sounds like rationalization. kids don't need to be world beaters at an early age to get good at wrestling. that's something parents and coaches convince themselves to justify the crazy training and competition schedule they keep.

 

more kids who keep a fast pace early end up leaving the sport or under achieve at an older age than the ones that progress slowly.

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Koll's comments are spot on. While the OP may not be one of the parents Koll references (I think he is) there are a ton of them out there.

 

Success in wrestling is largely predicated upon one's coaches. If you have a crap coach you can wrestle a long time and still not be very good. On the other hand if you are an athlete and have great coaching (as Koll's son has in bunches) you can beat kids with much more experience.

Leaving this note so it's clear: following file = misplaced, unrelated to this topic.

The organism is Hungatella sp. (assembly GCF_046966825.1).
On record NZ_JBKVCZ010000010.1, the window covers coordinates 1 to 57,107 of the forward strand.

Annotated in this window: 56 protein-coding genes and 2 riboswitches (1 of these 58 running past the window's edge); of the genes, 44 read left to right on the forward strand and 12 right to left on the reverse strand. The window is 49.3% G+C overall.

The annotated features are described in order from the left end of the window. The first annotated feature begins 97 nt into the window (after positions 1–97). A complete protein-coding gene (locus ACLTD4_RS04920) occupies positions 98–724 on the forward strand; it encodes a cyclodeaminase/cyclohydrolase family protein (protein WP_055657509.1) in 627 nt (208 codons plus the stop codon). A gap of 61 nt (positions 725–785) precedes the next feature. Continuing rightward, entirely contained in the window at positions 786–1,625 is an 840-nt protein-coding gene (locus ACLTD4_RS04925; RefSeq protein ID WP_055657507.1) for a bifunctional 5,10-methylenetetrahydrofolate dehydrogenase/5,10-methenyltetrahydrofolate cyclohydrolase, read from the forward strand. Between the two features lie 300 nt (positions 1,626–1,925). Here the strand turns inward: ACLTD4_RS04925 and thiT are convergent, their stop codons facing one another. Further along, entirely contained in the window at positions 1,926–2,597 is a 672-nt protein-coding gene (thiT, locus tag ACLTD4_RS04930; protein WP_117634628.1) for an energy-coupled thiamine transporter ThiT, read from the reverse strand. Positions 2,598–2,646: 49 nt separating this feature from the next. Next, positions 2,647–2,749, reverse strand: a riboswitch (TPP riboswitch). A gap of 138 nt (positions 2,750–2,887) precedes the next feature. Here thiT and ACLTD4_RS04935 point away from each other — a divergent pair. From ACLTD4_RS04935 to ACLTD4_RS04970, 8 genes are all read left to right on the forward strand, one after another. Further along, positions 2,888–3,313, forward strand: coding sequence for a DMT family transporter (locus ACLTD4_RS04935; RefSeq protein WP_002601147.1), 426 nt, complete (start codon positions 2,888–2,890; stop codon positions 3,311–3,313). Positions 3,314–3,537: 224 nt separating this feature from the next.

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the only way anyone would possibly have a problem with what koll said is if they thought it was an attack on themselves which is crazy bc most people would just assume they were the exception but nope this guy says getting kids to wrestle and travel to national tournaments at 5 years old is what the country needs I am glad they didn't do a little tykes show of his youth club bc it would be a huge black eye to wrestling

 

the point that is worth debating is the mention of the national duals and how all the coaches said they would attend the current national duals if the proposal was defeated and then they went back on their word once they defeated it and how the big school refuse to schedule cornell it really sounds like football where some schools that aren't suppose to be winning get good and then the good old boys wont left them in and try to make it so they cant compete